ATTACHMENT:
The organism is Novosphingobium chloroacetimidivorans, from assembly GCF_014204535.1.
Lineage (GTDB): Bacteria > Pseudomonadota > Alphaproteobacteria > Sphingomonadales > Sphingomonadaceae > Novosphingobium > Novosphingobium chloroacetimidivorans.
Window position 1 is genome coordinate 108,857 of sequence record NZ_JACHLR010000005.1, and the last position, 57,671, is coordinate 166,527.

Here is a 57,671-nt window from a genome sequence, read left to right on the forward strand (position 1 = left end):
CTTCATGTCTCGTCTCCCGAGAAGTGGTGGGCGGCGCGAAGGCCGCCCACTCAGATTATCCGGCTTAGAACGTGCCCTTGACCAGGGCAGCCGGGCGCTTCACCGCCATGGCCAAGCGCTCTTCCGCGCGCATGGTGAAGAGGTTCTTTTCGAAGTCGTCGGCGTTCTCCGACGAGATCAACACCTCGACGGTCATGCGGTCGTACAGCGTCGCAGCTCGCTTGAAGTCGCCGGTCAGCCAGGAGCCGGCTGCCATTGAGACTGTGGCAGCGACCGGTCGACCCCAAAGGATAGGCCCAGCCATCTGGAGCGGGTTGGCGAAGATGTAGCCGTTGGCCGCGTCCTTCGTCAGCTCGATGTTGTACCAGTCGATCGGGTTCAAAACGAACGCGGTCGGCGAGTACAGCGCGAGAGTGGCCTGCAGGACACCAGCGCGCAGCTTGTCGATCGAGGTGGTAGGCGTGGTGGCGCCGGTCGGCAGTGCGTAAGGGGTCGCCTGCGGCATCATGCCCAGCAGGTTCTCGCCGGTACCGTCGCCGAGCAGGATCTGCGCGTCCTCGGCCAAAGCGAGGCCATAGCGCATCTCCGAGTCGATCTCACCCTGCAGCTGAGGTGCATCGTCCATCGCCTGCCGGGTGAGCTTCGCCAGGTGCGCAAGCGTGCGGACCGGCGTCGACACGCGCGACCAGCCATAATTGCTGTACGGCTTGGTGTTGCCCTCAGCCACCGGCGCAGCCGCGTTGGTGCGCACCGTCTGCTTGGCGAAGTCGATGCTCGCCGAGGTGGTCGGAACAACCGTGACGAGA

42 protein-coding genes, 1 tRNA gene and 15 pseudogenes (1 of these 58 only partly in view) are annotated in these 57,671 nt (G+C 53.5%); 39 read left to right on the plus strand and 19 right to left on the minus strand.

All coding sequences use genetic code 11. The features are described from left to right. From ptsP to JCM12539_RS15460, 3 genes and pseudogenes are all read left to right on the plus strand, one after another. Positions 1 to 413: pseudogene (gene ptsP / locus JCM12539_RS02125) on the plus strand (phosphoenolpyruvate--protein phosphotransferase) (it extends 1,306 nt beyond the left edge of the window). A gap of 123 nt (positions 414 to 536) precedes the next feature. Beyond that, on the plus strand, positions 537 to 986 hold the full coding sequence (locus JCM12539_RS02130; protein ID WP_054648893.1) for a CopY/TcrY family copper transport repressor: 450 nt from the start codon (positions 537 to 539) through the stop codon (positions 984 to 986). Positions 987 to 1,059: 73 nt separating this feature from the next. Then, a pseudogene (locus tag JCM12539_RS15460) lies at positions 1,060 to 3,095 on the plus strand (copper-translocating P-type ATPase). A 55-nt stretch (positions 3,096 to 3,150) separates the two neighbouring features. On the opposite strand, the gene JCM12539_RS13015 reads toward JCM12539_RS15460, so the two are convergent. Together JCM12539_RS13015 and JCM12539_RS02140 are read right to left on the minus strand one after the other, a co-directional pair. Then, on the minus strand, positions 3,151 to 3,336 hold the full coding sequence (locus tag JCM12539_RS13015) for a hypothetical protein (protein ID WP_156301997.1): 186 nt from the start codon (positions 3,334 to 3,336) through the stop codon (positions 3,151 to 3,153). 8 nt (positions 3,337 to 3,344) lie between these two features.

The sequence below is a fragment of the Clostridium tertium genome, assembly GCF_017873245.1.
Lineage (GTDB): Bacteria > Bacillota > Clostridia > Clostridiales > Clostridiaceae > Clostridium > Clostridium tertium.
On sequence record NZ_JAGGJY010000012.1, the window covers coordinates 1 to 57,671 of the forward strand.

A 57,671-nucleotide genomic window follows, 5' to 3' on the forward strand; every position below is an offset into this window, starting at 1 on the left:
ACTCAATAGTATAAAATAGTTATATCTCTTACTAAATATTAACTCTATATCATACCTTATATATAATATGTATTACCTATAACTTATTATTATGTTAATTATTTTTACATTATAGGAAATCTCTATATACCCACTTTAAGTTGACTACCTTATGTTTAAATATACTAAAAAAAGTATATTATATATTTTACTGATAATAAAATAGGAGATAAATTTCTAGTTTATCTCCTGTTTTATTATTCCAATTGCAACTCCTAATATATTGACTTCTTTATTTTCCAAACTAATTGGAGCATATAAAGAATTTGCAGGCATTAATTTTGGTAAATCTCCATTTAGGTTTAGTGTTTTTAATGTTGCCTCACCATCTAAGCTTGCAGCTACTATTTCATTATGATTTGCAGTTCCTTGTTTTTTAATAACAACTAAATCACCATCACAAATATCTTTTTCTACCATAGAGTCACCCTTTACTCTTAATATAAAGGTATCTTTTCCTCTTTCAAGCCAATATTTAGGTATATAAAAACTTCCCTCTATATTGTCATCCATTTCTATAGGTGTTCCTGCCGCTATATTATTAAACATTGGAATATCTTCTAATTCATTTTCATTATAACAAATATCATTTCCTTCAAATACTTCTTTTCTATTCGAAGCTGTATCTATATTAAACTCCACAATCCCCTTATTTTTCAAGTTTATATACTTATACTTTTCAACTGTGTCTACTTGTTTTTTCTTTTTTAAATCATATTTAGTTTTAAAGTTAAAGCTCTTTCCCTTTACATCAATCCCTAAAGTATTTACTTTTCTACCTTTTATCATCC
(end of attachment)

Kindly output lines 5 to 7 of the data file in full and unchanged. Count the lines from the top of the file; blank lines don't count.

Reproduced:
CTTCATGTCTCGTCTCCCGAGAAGTGGTGGGCGGCGCGAAGGCCGCCCACTCAGATTATCCGGCTTAGAACGTGCCCTTGACCAGGGCAGCCGGGCGCTTCACCGCCATGGCCAAGCGCTCTTCCGCGCGCATGGTGAAGAGGTTCTTTTCGAAGTCGTCGGCGTTCTCCGACGAGATCAACACCTCGACGGTCATGCGGTCGTACAGCGTCGCAGCTCGCTTGAAGTCGCCGGTCAGCCAGGAGCCGGCTGCCATTGAGACTGTGGCAGCGACCGGTCGACCCCAAAGGATAGGCCCAGCCATCTGGAGCGGGTTGGCGAAGATGTAGCCGTTGGCCGCGTCCTTCGTCAGCTCGATGTTGTACCAGTCGATCGGGTTCAAAACGAACGCGGTCGGCGAGTACAGCGCGAGAGTGGCCTGCAGGACACCAGCGCGCAGCTTGTCGATCGAGGTGGTAGGCGTGGTGGCGCCGGTCGGCAGTGCGTAAGGGGTCGCCTGCGGCATCATGCCCAGCAGGTTCTCGCCGGTACCGTCGCCGAGCAGGATCTGCGCGTCCTCGGCCAAAGCGAGGCCATAGCGCATCTCCGAGTCGATCTCACCCTGCAGCTGAGGTGCATCGTCCATCGCCTGCCGGGTGAGCTTCGCCAGGTGCGCAAGCGTGCGGACCGGCGTCGACACGCGCGACCAGCCATAATTGCTGTACGGCTTGGTGTTGCCCTCAGCCACCGGCGCAGCCGCGTTGGTGCGCACCGTCTGCTTGGCGAAGTCGATGCTCGCCGAGGTGGTCGGAACAACCGTGACGAGA

42 protein-coding genes, 1 tRNA gene and 15 pseudogenes (1 of these 58 only partly in view) are annotated in these 57,671 nt (G+C 53.5%); 39 read left to right on the plus strand and 19 right to left on the minus strand.

All coding sequences use genetic code 11. The features are described from left to right. From ptsP to JCM12539_RS15460, 3 genes and pseudogenes are all read left to right on the plus strand, one after another. Positions 1 to 413: pseudogene (gene ptsP / locus JCM12539_RS02125) on the plus strand (phosphoenolpyruvate--protein phosphotransferase) (it extends 1,306 nt beyond the left edge of the window). A gap of 123 nt (positions 414 to 536) precedes the next feature. Beyond that, on the plus strand, positions 537 to 986 hold the full coding sequence (locus JCM12539_RS02130; protein ID WP_054648893.1) for a CopY/TcrY family copper transport repressor: 450 nt from the start codon (positions 537 to 539) through the stop codon (positions 984 to 986). Positions 987 to 1,059: 73 nt separating this feature from the next. Then, a pseudogene (locus tag JCM12539_RS15460) lies at positions 1,060 to 3,095 on the plus strand (copper-translocating P-type ATPase). A 55-nt stretch (positions 3,096 to 3,150) separates the two neighbouring features. On the opposite strand, the gene JCM12539_RS13015 reads toward JCM12539_RS15460, so the two are convergent. Together JCM12539_RS13015 and JCM12539_RS02140 are read right to left on the minus strand one after the other, a co-directional pair. Then, on the minus strand, positions 3,151 to 3,336 hold the full coding sequence (locus tag JCM12539_RS13015) for a hypothetical protein (protein ID WP_156301997.1): 186 nt from the start codon (positions 3,334 to 3,336) through the stop codon (positions 3,151 to 3,153). 8 nt (positions 3,337 to 3,344) lie between these two features.